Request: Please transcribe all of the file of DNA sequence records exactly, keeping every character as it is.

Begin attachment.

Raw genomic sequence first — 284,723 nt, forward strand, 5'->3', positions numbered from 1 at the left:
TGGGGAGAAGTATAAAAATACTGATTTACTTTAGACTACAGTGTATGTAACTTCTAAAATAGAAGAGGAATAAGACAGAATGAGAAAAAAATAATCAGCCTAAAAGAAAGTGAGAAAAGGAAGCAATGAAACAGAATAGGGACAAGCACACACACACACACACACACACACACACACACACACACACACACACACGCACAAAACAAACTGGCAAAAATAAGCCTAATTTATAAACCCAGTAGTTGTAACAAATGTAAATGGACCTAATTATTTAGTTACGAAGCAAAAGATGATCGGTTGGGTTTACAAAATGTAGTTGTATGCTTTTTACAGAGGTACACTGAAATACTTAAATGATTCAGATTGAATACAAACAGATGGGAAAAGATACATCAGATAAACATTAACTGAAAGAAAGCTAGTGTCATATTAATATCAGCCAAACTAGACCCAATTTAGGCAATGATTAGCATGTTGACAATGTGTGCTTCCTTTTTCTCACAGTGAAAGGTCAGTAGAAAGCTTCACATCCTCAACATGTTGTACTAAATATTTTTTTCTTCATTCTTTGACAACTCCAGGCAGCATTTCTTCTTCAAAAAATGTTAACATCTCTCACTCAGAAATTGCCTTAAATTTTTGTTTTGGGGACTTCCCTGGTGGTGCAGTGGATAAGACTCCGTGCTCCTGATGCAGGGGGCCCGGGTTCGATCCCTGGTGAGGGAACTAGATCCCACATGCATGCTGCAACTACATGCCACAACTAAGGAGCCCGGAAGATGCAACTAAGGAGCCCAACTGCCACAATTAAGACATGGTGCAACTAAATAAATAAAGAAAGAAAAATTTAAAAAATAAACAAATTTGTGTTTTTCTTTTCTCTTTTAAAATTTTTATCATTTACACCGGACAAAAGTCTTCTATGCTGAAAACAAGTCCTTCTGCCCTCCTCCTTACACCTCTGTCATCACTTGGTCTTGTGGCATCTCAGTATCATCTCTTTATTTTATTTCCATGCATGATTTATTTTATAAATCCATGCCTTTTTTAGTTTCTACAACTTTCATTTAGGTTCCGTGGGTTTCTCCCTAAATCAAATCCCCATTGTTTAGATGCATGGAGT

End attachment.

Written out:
Raw genomic sequence first — 284,723 nt, forward strand, 5'->3', positions numbered from 1 at the left:
TGGGGAGAAGTATAAAAATACTGATTTACTTTAGACTACAGTGTATGTAACTTCTAAAATAGAAGAGGAATAAGACAGAATGAGAAAAAAATAATCAGCCTAAAAGAAAGTGAGAAAAGGAAGCAATGAAACAGAATAGGGACAAGCACACACACACACACACACACACACACACACACACACACACACACACACGCACAAAACAAACTGGCAAAAATAAGCCTAATTTATAAACCCAGTAGTTGTAACAAATGTAAATGGACCTAATTATTTAGTTACGAAGCAAAAGATGATCGGTTGGGTTTACAAAATGTAGTTGTATGCTTTTTACAGAGGTACACTGAAATACTTAAATGATTCAGATTGAATACAAACAGATGGGAAAAGATACATCAGATAAACATTAACTGAAAGAAAGCTAGTGTCATATTAATATCAGCCAAACTAGACCCAATTTAGGCAATGATTAGCATGTTGACAATGTGTGCTTCCTTTTTCTCACAGTGAAAGGTCAGTAGAAAGCTTCACATCCTCAACATGTTGTACTAAATATTTTTTTCTTCATTCTTTGACAACTCCAGGCAGCATTTCTTCTTCAAAAAATGTTAACATCTCTCACTCAGAAATTGCCTTAAATTTTTGTTTTGGGGACTTCCCTGGTGGTGCAGTGGATAAGACTCCGTGCTCCTGATGCAGGGGGCCCGGGTTCGATCCCTGGTGAGGGAACTAGATCCCACATGCATGCTGCAACTACATGCCACAACTAAGGAGCCCGGAAGATGCAACTAAGGAGCCCAACTGCCACAATTAAGACATGGTGCAACTAAATAAATAAAGAAAGAAAAATTTAAAAAATAAACAAATTTGTGTTTTTCTTTTCTCTTTTAAAATTTTTATCATTTACACCGGACAAAAGTCTTCTATGCTGAAAACAAGTCCTTCTGCCCTCCTCCTTACACCTCTGTCATCACTTGGTCTTGTGGCATCTCAGTATCATCTCTTTATTTTATTTCCATGCATGATTTATTTTATAAATCCATGCCTTTTTTAGTTTCTACAACTTTCATTTAGGTTCCGTGGGTTTCTCCCTAAATCAAATCCCCATTGTTTAGATGCATGGAGT